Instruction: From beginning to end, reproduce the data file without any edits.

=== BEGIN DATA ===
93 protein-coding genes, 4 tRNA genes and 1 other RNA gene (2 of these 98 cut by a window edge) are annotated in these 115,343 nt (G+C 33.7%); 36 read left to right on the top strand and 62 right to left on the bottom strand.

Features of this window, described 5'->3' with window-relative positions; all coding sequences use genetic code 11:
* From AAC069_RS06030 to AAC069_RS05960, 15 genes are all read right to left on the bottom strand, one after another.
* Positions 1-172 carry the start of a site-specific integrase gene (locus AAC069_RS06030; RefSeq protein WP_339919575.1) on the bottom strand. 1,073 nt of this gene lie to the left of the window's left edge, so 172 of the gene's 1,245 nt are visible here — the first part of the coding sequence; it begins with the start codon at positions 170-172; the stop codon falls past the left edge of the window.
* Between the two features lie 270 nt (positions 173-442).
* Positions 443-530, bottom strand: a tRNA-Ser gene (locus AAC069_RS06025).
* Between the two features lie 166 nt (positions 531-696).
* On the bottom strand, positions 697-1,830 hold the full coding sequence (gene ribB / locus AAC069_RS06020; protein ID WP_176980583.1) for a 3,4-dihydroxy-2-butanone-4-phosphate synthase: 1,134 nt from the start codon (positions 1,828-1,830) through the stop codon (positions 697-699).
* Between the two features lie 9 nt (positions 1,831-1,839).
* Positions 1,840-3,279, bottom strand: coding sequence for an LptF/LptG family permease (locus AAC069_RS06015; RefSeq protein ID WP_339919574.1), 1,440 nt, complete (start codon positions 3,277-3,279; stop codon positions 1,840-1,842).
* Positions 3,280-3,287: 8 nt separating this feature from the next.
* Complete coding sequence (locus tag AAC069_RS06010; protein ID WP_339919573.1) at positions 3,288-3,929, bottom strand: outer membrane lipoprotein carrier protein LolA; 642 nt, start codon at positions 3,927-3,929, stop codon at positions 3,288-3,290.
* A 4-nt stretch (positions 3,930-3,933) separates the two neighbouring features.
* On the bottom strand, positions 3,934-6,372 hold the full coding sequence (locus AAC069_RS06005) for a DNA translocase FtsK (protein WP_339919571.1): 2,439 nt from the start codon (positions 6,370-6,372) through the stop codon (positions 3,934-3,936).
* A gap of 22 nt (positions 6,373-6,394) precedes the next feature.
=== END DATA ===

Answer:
93 protein-coding genes, 4 tRNA genes and 1 other RNA gene (2 of these 98 cut by a window edge) are annotated in these 115,343 nt (G+C 33.7%); 36 read left to right on the top strand and 62 right to left on the bottom strand.

Features of this window, described 5'->3' with window-relative positions; all coding sequences use genetic code 11:
* From AAC069_RS06030 to AAC069_RS05960, 15 genes are all read right to left on the bottom strand, one after another.
* Positions 1-172 carry the start of a site-specific integrase gene (locus AAC069_RS06030; RefSeq protein WP_339919575.1) on the bottom strand. 1,073 nt of this gene lie to the left of the window's left edge, so 172 of the gene's 1,245 nt are visible here — the first part of the coding sequence; it begins with the start codon at positions 170-172; the stop codon falls past the left edge of the window.
* Between the two features lie 270 nt (positions 173-442).
* Positions 443-530, bottom strand: a tRNA-Ser gene (locus AAC069_RS06025).
* Between the two features lie 166 nt (positions 531-696).
* On the bottom strand, positions 697-1,830 hold the full coding sequence (gene ribB / locus AAC069_RS06020; protein ID WP_176980583.1) for a 3,4-dihydroxy-2-butanone-4-phosphate synthase: 1,134 nt from the start codon (positions 1,828-1,830) through the stop codon (positions 697-699).
* Between the two features lie 9 nt (positions 1,831-1,839).
* Positions 1,840-3,279, bottom strand: coding sequence for an LptF/LptG family permease (locus AAC069_RS06015; RefSeq protein ID WP_339919574.1), 1,440 nt, complete (start codon positions 3,277-3,279; stop codon positions 1,840-1,842).
* Positions 3,280-3,287: 8 nt separating this feature from the next.
* Complete coding sequence (locus tag AAC069_RS06010; protein ID WP_339919573.1) at positions 3,288-3,929, bottom strand: outer membrane lipoprotein carrier protein LolA; 642 nt, start codon at positions 3,927-3,929, stop codon at positions 3,288-3,290.
* A 4-nt stretch (positions 3,930-3,933) separates the two neighbouring features.
* On the bottom strand, positions 3,934-6,372 hold the full coding sequence (locus AAC069_RS06005) for a DNA translocase FtsK (protein WP_339919571.1): 2,439 nt from the start codon (positions 6,370-6,372) through the stop codon (positions 3,934-3,936).
* A gap of 22 nt (positions 6,373-6,394) precedes the next feature.